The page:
It really was one of those truly unique occasions when you can gather a select group of individuals together to talk about a subject that they alone can talk about with authority as well as historical perspective. Such was the occasion at Georgetown University as it hosted the only three people to hold what is arguably one of the most demanding and thankless jobs in America – Secretary of the US Department of Homeland Security (DHS). In partnership with the Aspen Institute, Tom Ridge, Michael Chertoff and Janet Napolitano sat down with NBC’s Andrea Mitchell in Georgetown’s famed Gaston Hall to talk about the state of America’s newest Cabinet Department and what we have learned after eight years of its operation.
Taped for broadcast by C-Span, the program showed all the candor and relaxation that comes with having the word “former” before your name when you are introduced to an audience. Ridge and Chertoff were certainly at ease before the audience and showed the fact that when you are no longer in office and no longer subject to the brow beatings of the media, the Congress, and general public, you can say what is really on your mind instead of the talking points put in front of you by your bosses at the White House or the public affairs staff working for you. It’s not that Sec. Napolitano appeared uncomfortable in the format – she was fine. In fact, it was one of her better public outings in discussing what the Department is up to, but when you’re in the hot seat like she is, everything you say can and will take on a new life and have misconstrued meanings depending on who hears it. In the cases of Ridge and Chertoff, both men can attest that their lives are certainly a whole lot more pleasant than they were when they had the responsibilities of running the nation’s homeland security enterprise.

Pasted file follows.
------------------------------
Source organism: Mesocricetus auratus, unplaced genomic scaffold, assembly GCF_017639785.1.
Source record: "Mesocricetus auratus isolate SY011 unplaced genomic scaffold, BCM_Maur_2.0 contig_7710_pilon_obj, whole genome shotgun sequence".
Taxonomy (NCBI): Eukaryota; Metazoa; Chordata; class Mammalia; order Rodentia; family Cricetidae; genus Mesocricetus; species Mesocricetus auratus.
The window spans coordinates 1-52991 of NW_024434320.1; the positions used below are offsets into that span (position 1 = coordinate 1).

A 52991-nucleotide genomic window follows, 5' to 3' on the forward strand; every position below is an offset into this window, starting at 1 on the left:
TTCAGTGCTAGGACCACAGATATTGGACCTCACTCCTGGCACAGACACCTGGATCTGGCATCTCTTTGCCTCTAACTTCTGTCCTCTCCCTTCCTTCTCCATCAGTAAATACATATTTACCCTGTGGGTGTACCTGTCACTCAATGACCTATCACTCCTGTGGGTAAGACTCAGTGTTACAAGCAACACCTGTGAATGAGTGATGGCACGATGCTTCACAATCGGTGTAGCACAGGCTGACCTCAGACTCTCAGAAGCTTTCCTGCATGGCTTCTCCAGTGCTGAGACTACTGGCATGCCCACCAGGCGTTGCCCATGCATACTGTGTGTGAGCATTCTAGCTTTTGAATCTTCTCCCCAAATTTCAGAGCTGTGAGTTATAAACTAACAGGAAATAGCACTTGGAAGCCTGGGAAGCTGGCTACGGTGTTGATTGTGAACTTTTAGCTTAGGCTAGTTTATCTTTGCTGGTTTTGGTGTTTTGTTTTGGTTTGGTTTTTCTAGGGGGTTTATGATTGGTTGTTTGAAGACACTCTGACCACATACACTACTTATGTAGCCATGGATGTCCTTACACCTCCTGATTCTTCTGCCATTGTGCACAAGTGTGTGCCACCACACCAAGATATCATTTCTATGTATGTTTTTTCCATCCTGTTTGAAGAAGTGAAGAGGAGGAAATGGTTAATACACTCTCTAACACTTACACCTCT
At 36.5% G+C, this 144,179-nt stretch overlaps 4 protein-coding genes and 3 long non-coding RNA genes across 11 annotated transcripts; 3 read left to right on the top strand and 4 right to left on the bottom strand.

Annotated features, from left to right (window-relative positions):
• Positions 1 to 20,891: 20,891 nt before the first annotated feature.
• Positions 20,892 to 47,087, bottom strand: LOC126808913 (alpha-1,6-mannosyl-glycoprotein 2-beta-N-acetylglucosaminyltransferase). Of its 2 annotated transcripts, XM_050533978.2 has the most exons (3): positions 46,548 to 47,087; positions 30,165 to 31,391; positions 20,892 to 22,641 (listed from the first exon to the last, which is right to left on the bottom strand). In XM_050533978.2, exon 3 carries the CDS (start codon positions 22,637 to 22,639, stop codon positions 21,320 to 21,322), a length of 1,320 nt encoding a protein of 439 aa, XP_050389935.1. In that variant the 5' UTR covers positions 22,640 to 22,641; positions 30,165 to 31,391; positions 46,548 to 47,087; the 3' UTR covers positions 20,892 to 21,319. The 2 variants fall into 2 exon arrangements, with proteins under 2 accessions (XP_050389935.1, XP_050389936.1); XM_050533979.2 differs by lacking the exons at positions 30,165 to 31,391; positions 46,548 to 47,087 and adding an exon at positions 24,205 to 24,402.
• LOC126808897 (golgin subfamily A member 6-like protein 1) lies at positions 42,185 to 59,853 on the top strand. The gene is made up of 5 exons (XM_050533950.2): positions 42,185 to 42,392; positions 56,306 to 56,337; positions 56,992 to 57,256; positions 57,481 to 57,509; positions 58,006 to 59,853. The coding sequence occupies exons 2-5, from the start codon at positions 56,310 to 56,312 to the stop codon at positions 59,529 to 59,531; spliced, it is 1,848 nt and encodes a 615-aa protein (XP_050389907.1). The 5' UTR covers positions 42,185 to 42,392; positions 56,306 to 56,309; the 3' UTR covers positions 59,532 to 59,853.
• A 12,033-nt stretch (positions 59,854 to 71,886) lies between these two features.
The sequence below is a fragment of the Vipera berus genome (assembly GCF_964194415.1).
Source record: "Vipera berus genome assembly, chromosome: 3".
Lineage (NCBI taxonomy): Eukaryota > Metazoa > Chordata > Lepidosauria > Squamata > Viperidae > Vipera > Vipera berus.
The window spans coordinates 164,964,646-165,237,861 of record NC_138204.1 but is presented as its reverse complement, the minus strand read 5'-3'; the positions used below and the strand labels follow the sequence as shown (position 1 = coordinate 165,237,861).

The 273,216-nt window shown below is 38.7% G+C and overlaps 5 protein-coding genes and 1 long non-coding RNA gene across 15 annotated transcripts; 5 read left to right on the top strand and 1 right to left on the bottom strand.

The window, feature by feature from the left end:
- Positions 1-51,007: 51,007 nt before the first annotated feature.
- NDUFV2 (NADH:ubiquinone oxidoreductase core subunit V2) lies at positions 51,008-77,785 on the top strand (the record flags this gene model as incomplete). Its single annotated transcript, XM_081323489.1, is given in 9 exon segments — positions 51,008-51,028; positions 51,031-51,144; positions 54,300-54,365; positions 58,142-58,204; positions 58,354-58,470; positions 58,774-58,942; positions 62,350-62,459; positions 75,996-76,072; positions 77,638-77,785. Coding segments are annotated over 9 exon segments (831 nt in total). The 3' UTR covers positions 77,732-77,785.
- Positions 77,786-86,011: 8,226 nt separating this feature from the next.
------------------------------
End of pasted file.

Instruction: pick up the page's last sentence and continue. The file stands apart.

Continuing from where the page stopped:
Napolitano did exactly what the Administration hoped she would do today. She portrayed the confidence of someone with both hands on the wheel of DHS, and she didn’t make news. Nothing she said was out of sorts with her recent public remarks or the things she has said since taking the post over two years ago. That, by every measure of the White House and DHS Public Affairs apparatus, is a success.
The newsmaker of the event was Tom Ridge. In his ever affable, conversational style, he talked with pride about the evolution of the Department since he took its reigns eight years ago. While sharing that he still has days that he missed the Department and its people, he also described that he also missed “not knowing” about everything that was going on as it pertained to threats to the homeland.
Ridge was also the generator of two unscripted rounds of audience applause when he discussed the need for the country to carefully examine its immigration policy as well as the needed improvements to better facilitate the role of the private sector in working with the Department. He didn’t hold back on either occasion. In addressing the immigration issue, he declared that as a Member of Congress, he had voted for amnesty for a number of illegal immigrants during the Reagan Administration and that there was no way the United States was going to ship 12 million people (illegal immigrants) out of the country to deal with the current problem. In his words, people needed to “get over it.”